How Teaching Can Make You Smarter

tutor and student

It seems like basic logic. If you take the time to help someone else learn a topic, you will also become more proficient in it. In fact, it even has a name, the Protégé Effect, and has been proven. A study in 2007 showed that first-born children may be smarter than their siblings as a result of the first-born child teaching their younger brother or sister how to do things.

This same logic applies to teachers and tutors. For example, a student who is doing well in a class and tutors other students will continue to learn the topic in more detail as they explain it, answer questions, and work through problems with their pupil. Every student in every school could use this method to improve learning, but it is rare that you see people working in this way, especially in an online university. However, the limits aren’t as big as you think. Here are some tips to use the Protégé Effect for your own education:

  1. Find a student
    There are always people out there that work better with a partner. It’s your job to find them. Maybe they are classmates, co-workers, or family members (kids love to ask “why”). It really doesn’t matter who, so long as you enjoy working with them and they want to learn with you.
  2. Match your talents
    Are you more intuitive or logical in how you think? Do you like images or words to explain an idea? If you match up with someone who thinks the same way, it could help you each dive deeper into the topic and become more of an expert on the details.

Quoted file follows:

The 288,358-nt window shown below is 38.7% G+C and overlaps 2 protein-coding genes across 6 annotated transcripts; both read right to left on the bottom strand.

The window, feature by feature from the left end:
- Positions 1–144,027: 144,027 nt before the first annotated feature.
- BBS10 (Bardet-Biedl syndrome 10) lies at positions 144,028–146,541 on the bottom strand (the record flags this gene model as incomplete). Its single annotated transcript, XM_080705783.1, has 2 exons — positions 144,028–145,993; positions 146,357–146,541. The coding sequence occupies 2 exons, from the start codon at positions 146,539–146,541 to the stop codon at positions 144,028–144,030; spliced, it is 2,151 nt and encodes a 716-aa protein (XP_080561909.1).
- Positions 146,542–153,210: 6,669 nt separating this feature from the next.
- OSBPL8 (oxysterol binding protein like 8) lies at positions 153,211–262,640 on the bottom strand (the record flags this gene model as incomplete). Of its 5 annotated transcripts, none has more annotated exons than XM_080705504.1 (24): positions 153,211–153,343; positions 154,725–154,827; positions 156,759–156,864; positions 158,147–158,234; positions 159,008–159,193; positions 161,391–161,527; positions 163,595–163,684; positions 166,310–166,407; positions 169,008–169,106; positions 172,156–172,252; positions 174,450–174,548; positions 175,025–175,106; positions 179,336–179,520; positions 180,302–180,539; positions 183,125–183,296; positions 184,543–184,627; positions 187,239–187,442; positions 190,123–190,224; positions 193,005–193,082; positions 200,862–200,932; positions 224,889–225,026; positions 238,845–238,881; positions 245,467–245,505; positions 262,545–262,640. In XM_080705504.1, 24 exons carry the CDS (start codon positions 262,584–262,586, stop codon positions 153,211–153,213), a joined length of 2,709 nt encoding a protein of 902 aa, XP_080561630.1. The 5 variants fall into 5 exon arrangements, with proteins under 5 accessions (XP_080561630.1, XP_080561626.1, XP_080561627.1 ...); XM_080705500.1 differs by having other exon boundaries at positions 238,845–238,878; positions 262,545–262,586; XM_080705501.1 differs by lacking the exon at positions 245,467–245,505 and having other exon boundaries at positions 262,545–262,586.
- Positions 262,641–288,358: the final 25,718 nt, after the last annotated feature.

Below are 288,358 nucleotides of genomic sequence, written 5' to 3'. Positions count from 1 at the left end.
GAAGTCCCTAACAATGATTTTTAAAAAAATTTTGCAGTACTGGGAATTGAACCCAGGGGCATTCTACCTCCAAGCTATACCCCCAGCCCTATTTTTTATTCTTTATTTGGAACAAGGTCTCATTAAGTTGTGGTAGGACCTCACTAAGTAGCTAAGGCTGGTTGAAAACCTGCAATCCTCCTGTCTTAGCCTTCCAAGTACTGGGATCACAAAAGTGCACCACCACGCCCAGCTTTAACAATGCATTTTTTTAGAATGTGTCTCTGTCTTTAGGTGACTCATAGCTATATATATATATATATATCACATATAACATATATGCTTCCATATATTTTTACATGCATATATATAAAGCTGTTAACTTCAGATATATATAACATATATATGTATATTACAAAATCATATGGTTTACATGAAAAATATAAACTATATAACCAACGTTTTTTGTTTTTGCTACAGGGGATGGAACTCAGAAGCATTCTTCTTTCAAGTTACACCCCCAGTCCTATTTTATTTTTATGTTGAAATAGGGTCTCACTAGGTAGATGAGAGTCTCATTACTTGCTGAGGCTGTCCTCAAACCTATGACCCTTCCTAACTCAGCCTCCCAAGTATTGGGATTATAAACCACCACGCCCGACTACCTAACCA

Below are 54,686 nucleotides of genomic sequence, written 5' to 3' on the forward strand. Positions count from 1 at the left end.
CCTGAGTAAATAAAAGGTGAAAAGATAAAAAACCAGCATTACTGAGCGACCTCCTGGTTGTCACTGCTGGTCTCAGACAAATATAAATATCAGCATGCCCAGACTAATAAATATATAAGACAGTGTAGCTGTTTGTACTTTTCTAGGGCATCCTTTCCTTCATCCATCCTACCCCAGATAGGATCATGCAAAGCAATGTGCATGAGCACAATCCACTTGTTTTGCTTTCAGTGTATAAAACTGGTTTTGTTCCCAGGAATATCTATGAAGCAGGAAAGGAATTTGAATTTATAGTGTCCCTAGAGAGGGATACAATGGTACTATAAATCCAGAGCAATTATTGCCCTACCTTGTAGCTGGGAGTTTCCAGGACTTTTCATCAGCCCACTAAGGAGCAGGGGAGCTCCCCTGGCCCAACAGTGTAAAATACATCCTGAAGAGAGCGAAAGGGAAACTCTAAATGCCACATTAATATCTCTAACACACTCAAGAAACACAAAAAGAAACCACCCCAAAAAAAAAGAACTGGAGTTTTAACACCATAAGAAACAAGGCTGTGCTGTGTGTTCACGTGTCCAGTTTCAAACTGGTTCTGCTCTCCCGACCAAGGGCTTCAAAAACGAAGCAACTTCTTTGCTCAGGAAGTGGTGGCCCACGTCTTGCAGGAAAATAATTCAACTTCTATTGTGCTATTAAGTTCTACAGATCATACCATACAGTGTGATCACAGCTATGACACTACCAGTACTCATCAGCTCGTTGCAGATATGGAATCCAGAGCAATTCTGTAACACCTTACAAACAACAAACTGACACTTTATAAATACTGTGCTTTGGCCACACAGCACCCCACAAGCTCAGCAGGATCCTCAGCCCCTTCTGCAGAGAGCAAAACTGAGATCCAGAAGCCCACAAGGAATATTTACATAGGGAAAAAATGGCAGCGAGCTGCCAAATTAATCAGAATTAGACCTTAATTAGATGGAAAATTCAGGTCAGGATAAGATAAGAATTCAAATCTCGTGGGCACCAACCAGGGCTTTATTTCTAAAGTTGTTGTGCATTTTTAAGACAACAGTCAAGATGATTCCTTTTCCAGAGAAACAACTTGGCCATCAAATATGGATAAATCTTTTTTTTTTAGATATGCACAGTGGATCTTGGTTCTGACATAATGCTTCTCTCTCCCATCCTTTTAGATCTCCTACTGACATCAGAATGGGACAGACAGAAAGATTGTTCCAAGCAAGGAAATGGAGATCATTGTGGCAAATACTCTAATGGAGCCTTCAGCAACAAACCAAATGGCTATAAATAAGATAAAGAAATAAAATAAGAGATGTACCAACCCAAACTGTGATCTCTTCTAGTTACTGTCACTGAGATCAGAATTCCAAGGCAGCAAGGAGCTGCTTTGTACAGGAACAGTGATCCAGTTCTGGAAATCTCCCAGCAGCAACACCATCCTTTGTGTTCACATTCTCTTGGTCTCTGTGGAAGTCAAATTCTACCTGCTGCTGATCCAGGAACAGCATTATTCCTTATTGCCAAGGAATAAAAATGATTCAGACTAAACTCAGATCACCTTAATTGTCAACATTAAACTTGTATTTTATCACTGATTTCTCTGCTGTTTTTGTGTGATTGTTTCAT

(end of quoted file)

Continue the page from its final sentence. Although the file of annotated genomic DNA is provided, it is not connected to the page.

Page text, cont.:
3. Be a teacher and a student
    You don’t know everything, so enjoy your chances to play the student as well. It may be on the topic you’re currently teaching someone else or it may be a topic that your student excels in, but you are less familiar with. Play both roles to really advance the learning of all participating parties.
  4. Don’t let distance be a barrier
    Many students can’t find someone nearby, but that’s no reason to stop. What about phone calls, video chats, or even filming yourself giving a lesson and then answer comments about it. All of these are ways to teach and become smarter about the topic at hand.

The Protégé Effect isn’t a new idea, but it’s often underused. Take the time to find a student you can teach and you may be on a great path. And, if worse comes to worst, there is even a virtual model to help. It’s not fully developed yet, but maybe that’s a good thing.


Written by: Travis Taggart
Travis is a regular contributor to the Ashford University blog.

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